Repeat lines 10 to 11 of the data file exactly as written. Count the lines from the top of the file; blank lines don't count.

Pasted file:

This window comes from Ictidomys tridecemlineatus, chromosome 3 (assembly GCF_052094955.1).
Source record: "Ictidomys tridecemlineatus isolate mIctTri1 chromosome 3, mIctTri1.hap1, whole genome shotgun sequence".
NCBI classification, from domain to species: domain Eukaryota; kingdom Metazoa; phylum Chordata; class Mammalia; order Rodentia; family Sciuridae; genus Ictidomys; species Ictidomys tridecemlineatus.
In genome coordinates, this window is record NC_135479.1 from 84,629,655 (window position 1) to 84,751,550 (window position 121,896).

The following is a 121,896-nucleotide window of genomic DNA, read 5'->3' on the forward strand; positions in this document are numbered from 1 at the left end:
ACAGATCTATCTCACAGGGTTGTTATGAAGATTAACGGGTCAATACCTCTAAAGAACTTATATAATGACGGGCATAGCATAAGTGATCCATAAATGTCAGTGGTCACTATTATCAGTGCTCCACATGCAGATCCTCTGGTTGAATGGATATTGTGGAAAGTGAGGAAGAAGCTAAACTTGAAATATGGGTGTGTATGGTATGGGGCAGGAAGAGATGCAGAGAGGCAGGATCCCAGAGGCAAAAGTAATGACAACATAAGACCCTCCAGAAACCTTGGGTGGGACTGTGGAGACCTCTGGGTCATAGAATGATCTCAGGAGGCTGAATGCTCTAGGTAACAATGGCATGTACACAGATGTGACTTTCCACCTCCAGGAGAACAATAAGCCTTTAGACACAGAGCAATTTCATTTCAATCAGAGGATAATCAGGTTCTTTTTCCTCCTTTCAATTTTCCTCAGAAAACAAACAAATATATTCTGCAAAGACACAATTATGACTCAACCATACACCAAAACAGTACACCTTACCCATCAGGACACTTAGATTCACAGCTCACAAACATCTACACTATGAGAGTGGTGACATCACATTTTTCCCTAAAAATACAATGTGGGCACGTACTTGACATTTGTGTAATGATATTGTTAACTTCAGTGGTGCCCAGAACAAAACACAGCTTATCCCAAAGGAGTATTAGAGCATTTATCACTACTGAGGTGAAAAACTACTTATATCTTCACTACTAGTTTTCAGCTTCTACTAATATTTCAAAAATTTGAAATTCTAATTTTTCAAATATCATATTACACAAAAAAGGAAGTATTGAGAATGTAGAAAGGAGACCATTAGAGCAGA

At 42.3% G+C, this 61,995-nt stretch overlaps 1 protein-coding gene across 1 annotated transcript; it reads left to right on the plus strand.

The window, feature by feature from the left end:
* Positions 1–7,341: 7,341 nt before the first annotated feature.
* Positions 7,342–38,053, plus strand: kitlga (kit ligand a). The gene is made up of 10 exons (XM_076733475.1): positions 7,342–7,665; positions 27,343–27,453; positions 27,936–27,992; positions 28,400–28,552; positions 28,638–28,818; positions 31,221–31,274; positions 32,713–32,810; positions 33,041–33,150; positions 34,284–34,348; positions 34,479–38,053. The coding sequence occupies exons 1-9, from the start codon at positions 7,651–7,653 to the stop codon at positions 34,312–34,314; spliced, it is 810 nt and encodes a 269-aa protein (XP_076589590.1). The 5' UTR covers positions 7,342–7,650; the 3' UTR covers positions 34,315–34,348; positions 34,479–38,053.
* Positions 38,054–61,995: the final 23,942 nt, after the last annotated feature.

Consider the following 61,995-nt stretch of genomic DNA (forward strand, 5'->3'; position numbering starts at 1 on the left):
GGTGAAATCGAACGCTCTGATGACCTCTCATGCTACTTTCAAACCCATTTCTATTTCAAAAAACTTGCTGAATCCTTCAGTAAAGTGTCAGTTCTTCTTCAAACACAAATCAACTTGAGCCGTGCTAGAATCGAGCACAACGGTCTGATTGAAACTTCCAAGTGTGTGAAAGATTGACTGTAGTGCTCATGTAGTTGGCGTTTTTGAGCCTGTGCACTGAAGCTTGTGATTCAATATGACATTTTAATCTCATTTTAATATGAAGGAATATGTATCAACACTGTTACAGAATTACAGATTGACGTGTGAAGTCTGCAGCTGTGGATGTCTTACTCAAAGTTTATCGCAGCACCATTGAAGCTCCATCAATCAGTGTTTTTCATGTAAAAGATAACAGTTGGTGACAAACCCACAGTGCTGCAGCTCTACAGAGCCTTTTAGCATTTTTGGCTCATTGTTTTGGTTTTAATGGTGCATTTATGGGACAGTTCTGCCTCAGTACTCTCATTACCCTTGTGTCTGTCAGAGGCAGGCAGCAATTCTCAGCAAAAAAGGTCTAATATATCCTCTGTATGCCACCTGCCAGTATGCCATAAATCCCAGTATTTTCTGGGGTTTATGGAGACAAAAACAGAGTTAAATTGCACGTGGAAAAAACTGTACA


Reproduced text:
* Positions 7,342–38,053, plus strand: kitlga (kit ligand a). The gene is made up of 10 exons (XM_076733475.1): positions 7,342–7,665; positions 27,343–27,453; positions 27,936–27,992; positions 28,400–28,552; positions 28,638–28,818; positions 31,221–31,274; positions 32,713–32,810; positions 33,041–33,150; positions 34,284–34,348; positions 34,479–38,053. The coding sequence occupies exons 1-9, from the start codon at positions 7,651–7,653 to the stop codon at positions 34,312–34,314; spliced, it is 810 nt and encodes a 269-aa protein (XP_076589590.1). The 5' UTR covers positions 7,342–7,650; the 3' UTR covers positions 34,315–34,348; positions 34,479–38,053.
* Positions 38,054–61,995: the final 23,942 nt, after the last annotated feature.